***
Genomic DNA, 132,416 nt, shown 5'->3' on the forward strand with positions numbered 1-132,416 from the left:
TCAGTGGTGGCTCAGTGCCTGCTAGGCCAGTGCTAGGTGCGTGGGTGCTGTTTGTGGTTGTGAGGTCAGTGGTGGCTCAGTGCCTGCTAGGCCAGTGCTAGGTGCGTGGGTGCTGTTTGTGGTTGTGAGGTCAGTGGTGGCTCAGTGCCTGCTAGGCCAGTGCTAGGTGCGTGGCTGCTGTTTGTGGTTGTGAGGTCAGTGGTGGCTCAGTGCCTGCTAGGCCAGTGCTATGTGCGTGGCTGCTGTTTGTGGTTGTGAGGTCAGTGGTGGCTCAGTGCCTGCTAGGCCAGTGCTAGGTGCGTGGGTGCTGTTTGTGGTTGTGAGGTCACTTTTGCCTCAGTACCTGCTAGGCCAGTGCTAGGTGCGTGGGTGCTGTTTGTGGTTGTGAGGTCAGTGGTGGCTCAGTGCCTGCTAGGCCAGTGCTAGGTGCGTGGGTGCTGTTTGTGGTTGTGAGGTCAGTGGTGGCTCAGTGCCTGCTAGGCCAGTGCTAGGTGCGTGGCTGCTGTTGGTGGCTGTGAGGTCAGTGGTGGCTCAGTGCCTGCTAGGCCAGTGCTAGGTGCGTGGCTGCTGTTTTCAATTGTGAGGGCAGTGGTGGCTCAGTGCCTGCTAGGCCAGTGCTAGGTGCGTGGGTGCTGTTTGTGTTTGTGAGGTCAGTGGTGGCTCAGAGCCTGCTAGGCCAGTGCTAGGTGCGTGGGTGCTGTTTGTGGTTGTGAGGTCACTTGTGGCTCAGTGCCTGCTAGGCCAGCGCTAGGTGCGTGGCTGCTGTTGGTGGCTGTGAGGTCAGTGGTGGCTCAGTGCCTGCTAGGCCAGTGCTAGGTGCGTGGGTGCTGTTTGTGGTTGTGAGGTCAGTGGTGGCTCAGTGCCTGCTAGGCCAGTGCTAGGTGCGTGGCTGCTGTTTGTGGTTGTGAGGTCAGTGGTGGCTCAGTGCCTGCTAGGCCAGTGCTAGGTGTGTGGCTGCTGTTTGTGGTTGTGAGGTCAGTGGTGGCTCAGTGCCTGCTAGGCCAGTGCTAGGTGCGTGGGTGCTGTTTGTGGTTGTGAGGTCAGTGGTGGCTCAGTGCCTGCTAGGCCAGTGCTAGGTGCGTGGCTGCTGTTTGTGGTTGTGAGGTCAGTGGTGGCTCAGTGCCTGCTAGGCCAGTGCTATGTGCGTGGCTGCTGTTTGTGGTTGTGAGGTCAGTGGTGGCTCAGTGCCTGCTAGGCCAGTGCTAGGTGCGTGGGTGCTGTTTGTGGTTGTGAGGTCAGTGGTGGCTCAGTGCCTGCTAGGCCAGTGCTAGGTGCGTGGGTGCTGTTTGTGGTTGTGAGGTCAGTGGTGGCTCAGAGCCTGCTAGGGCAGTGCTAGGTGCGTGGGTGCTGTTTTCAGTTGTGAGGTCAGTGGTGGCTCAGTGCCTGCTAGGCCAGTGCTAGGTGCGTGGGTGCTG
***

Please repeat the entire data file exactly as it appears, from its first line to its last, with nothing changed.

Genomic DNA, 132,416 nt, shown 5'->3' on the forward strand with positions numbered 1-132,416 from the left:
TCAGTGGTGGCTCAGTGCCTGCTAGGCCAGTGCTAGGTGCGTGGGTGCTGTTTGTGGTTGTGAGGTCAGTGGTGGCTCAGTGCCTGCTAGGCCAGTGCTAGGTGCGTGGGTGCTGTTTGTGGTTGTGAGGTCAGTGGTGGCTCAGTGCCTGCTAGGCCAGTGCTAGGTGCGTGGCTGCTGTTTGTGGTTGTGAGGTCAGTGGTGGCTCAGTGCCTGCTAGGCCAGTGCTATGTGCGTGGCTGCTGTTTGTGGTTGTGAGGTCAGTGGTGGCTCAGTGCCTGCTAGGCCAGTGCTAGGTGCGTGGGTGCTGTTTGTGGTTGTGAGGTCACTTTTGCCTCAGTACCTGCTAGGCCAGTGCTAGGTGCGTGGGTGCTGTTTGTGGTTGTGAGGTCAGTGGTGGCTCAGTGCCTGCTAGGCCAGTGCTAGGTGCGTGGGTGCTGTTTGTGGTTGTGAGGTCAGTGGTGGCTCAGTGCCTGCTAGGCCAGTGCTAGGTGCGTGGCTGCTGTTGGTGGCTGTGAGGTCAGTGGTGGCTCAGTGCCTGCTAGGCCAGTGCTAGGTGCGTGGCTGCTGTTTTCAATTGTGAGGGCAGTGGTGGCTCAGTGCCTGCTAGGCCAGTGCTAGGTGCGTGGGTGCTGTTTGTGTTTGTGAGGTCAGTGGTGGCTCAGAGCCTGCTAGGCCAGTGCTAGGTGCGTGGGTGCTGTTTGTGGTTGTGAGGTCACTTGTGGCTCAGTGCCTGCTAGGCCAGCGCTAGGTGCGTGGCTGCTGTTGGTGGCTGTGAGGTCAGTGGTGGCTCAGTGCCTGCTAGGCCAGTGCTAGGTGCGTGGGTGCTGTTTGTGGTTGTGAGGTCAGTGGTGGCTCAGTGCCTGCTAGGCCAGTGCTAGGTGCGTGGCTGCTGTTTGTGGTTGTGAGGTCAGTGGTGGCTCAGTGCCTGCTAGGCCAGTGCTAGGTGTGTGGCTGCTGTTTGTGGTTGTGAGGTCAGTGGTGGCTCAGTGCCTGCTAGGCCAGTGCTAGGTGCGTGGGTGCTGTTTGTGGTTGTGAGGTCAGTGGTGGCTCAGTGCCTGCTAGGCCAGTGCTAGGTGCGTGGCTGCTGTTTGTGGTTGTGAGGTCAGTGGTGGCTCAGTGCCTGCTAGGCCAGTGCTATGTGCGTGGCTGCTGTTTGTGGTTGTGAGGTCAGTGGTGGCTCAGTGCCTGCTAGGCCAGTGCTAGGTGCGTGGGTGCTGTTTGTGGTTGTGAGGTCAGTGGTGGCTCAGTGCCTGCTAGGCCAGTGCTAGGTGCGTGGGTGCTGTTTGTGGTTGTGAGGTCAGTGGTGGCTCAGAGCCTGCTAGGGCAGTGCTAGGTGCGTGGGTGCTGTTTTCAGTTGTGAGGTCAGTGGTGGCTCAGTGCCTGCTAGGCCAGTGCTAGGTGCGTGGGTGCTG